Money, Greed, And Self-Defense: Murder Plot Foiled By Armed Couple

This may be one of the most insane stories of self-defense I’ve run across in quite some time. A couple in Yellow Springs, Ohio, has been cleared by prosecutors and a grand jury, who determined the pair acted in self-defense when they shot and killed the man’s ex-wife and her new husband, who had apparently driven from North Carolina to Ohio intent on murdering the couple.


The ambush actually took place back in February, but due to coronavirus-related court closures, the grand jury wasn’t able to hear the case until just a few weeks ago. Based on the evidence presented, it likely took jurors just a few minutes to clear the couple of any potential charges.

Evidence previously not released publicly was among materials that led investigators to believe the deceased, Cheryl Sanders, 59, and her husband, Robert “Reed” Sanders, 56, had driven to Ohio from their home in North Carolina with the intention of killing Cheryl Sanders’ ex-husband, Robert “Lindsey” Duncan, and Duncan’s wife, Molly, at the Duncans’ Grinnell Road home.

“They had a checklist,” Greene County Prosecutor Stephen K. Haller said in a phone interview last week.

The Yellow Springs News detailed some of the items on that checklist, and they’re almost cartoonishly evil.

A piece of lined notebook paper bears the handwritten heading, in all uppercase letters, “Be prepared prior to leaving for Y.S.”

Under that, also in all uppercase letters is written:

—Objective: Cause pain for Lindsey
Primary: Kill him
Secondary: Burn house down
Third: Kill him/her

A couple lines down, in a mix of upper and lower case letters, is written:

—A: Have alibi
—B: Cheryl is out of danger / ability to drive back to Asheville

A numbered, nine-point to-do list follows and includes such details as “Have camera operational,” “Call AA prior to departure to verify Lindsey location,” “Purchase airplane fuel,” “Testosterone injection,” “Purchase car/truck prior to leaving for Y.S.,” “Phones are charged from Verizon.”


Police were able to recover the checklist after the Sanders’s made their drive and launched their attack on the Duncans. On the morning of February 12, the Duncans were driving back to their home after breakfast. Lindsey Duncan parked the car at the top of the driveway and got out to check the mailbox. As he was getting back in the vehicle, he saw a man wearing a mask and holding a gun, walking up to his wife’s side of the car.

According to the transcript of his Feb. 12 interview with sheriff’s deputies, Lindsey said he owns a gun, but had left it in the house earlier, and so he asked Molly if her gun was in the car. Both Duncans have Ohio conceal carry permits, which they told investigators they had obtained out of fear that Cheryl Sanders wanted to do them harm. They obtained the permits when they moved about four years ago to the area, where Molly has family nearby.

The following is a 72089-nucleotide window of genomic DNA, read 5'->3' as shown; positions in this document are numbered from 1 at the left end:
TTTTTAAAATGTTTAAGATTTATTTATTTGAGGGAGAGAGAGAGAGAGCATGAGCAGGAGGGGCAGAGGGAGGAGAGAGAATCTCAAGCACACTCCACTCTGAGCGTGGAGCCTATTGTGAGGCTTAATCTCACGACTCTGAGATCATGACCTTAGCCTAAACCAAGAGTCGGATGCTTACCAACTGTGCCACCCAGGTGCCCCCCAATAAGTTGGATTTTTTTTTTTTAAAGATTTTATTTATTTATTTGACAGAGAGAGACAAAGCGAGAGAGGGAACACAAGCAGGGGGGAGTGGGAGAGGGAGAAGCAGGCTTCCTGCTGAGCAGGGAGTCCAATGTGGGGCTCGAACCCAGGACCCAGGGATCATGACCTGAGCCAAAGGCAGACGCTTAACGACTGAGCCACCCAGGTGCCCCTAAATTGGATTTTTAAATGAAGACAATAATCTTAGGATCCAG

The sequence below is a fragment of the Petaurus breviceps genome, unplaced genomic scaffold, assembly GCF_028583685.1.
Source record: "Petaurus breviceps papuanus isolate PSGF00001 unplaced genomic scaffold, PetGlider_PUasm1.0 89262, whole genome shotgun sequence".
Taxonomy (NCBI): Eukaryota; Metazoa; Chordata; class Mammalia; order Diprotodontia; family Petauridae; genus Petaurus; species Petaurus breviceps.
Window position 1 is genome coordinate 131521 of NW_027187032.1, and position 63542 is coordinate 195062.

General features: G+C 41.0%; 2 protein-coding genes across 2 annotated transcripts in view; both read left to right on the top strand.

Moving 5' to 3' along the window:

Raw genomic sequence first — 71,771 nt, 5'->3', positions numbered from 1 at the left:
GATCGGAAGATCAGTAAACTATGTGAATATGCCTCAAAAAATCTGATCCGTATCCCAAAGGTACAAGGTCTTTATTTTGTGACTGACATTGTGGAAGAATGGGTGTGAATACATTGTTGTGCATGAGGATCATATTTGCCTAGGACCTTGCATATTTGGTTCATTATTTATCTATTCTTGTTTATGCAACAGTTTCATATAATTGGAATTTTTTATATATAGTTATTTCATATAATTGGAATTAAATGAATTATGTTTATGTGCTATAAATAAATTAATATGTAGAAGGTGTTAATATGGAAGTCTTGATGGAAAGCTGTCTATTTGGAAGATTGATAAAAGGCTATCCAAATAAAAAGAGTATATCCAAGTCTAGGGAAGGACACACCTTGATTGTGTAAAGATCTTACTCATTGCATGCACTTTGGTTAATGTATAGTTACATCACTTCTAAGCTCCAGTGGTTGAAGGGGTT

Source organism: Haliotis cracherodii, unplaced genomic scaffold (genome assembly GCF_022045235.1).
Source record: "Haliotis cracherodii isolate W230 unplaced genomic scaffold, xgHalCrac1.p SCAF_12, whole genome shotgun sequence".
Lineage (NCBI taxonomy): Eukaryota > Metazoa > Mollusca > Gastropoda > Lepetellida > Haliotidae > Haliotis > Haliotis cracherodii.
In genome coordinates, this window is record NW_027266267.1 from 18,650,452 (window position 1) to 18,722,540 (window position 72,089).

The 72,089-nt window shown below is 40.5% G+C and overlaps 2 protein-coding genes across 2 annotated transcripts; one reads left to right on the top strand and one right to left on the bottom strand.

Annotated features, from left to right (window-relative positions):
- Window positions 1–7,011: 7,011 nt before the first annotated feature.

With Molly’s gun in hand, Lindsey said he exchanged fire with the man later identified as Reed Sanders. Lindsey said his ex-wife then pulled up in a vehicle, got out and also threatened them with a gun before being shot by Duncan.

The Greene County coroner said in February that the apparent cause of death for the Sanderses was multiple gunshot wounds. Investigators reported finding three weapons at the scene and multiple shell casings. The Duncans were not physically hurt in the altercation.


The alleged motive in the attack on the Duncans, according to the local prosecutor, was money and greed. Lindsey Duncan had a lot of the former and Cheryl Sanders and her husband apparently had a killer dose of the latter. Greene County Prosecutor Stephen K. Haller says Duncan made a lot of money off of an herbal extract, enough in fact that he could pay a $9-million fine levied by the Federal Trade Commission back in 2015 over deceptive advertising claims for his green coffee bean extract.

Still, despite motive and evidence pointing toward a case of justifiable homicide, Haller chose to present the case to a grand jury rather than decide himself whether to file charges.

“Two people were killed,” he said. “We take that very seriously. It deserved a review by the grand jury.”

The autopsy found that Reed Sanders was shot five times, with one bullet in his back and another in his buttocks; and Cheryl Sanders was shot four times.

In a statement to thepress two days after the shooting, Lindsey Duncan said he’d acted “on pure instinct.”

Haller said that going to the grand jury gave the Duncans “the opportunity to tell their story [to the jurors], and it gave the grand jury the opportunity to ask them questions.”

While the prosecutor’s office had a pretty solid sense that Lindsey Duncan had acted in self-defense, Haller said he was aware of some sentiments in the public suggesting that the Duncans’ stories didn’t add up, that the shooting was a set-up of some kind.

Letting the grand jury make the decision about culpability helps “put this to rest once and for all,” he added.

“As I see it, this is a traditional, classic self-defense case.”


I don’t know about traditional or classic, but it’s a pretty clear cut case of self-defense. I think the grand jury made the right decision. It’s just a shame that the same can’t be said of Cheryl and Reed Sanders.

Join the conversation as a VIP Member